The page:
“We all know the police who rule this city do not care about the law or fundamental rights. But the raw cruelty here is extraordinary, even for them. Denying letters & shampoo to already-suffering prisoners: this is the face of these brutes that the world must see.”

  7. Penny says:

    “Half the comments under the WaPo article were complaints that they had published this story at all.”
    How many of those comments/complaints come from CCP stooges?

  8. Toph says:

    Obvious CCP defenders made up a minority of the complainers, most of them were accusing WaPo of nefarious motives in highlighting a guy on the other side of the planet instead of worthier domestic causes. I don’t know, perhaps the trolls have gotten subtler.

    Most of the rest were simply more interested in using the article as a jumping off point to argue about American prison conditions and police brutality. A year ago they would have been using this article to argue about Trump.

    Of those supportive of Bickett, most posted simplistic “China/communism is bad” comments. You can’t expect the American public to engage meaningfully with anything beyond their borders. They don’t know jack and make everything about them.

    That said, what Bickett is doing is admirable. Even more so that his own employer and government didn’t give a shit.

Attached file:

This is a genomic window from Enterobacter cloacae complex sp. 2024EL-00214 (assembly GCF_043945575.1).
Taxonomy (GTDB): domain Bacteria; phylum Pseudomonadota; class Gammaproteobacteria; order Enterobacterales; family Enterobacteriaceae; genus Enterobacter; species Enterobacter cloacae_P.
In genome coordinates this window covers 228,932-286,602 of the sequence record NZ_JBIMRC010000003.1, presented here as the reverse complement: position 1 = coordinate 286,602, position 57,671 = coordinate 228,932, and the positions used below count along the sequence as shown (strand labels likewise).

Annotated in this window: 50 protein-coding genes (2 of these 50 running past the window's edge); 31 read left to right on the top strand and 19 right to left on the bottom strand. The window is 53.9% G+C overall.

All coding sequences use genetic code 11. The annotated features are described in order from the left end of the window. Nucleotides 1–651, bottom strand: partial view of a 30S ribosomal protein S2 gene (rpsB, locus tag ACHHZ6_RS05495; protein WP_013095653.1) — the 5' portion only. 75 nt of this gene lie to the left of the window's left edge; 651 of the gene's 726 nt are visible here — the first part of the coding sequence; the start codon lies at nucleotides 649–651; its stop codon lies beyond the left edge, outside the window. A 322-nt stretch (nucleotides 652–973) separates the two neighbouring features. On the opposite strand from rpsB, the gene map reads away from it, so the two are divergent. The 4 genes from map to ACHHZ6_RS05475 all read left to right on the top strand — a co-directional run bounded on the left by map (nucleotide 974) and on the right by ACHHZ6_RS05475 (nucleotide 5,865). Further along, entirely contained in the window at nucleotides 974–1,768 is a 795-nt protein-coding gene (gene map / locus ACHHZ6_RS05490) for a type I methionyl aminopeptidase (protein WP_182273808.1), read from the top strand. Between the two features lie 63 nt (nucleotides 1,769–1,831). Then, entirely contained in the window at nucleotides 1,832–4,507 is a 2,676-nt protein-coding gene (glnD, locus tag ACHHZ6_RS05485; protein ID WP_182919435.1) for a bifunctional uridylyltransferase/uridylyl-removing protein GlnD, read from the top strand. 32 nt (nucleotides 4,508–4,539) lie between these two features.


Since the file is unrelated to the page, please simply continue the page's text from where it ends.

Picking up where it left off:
9. HKJC Irregular says:

    @Toph + @Penny
    “How many of those comments/complaints come from CCP stooges?”
    – Exactly. You have to factor in the brigades of wumao…

  10. justsayin says:

    I wonder if the WaPo will get muzzled by pressure to Amazon.

  11. Low Profile says:

    @Toph and Penny – if online comments were representative of the general population, the world would be in even deeper trouble than it is. But eliminate the trolls and the 50-centers, and you can often find some truly thoughtful comments – as here, for example.

  12. donkey says:

    @justsayin

    No.

  13. Penny says:

    @Toph – Regardless of what any of the WaPo commentators think – or anyone else for that matter – I totally agree that what Bickett is doing is admirable. Even if he is subjected to the “Crush Without Mercy psycho-Leninist thing” he is being true to himself while also speaking out on behalf of other victims of the current oppressive and vindictive regime.

  14. Chinese Netizen says:

    I really hope Bickett’s situation becomes cause celebre in Washington but with the American attention span of gnats and the possibility of his plight being a podium for the likes of Josh Hawley, Ted Cruz, and the rest of the tRump cling-ons, it doesn’t bode well.

    Just slam more sanctions on more HKCCPSAR “heavyweights” and officials.

    justsayin said: “I wonder if the WaPo will get muzzled by pressure to Amazon.”
    I doubt it as Amazon doesn’t really derive any benefits from the CCPChina market (other than vendors that sell). That’s Jack Ma’s market (ha ha!)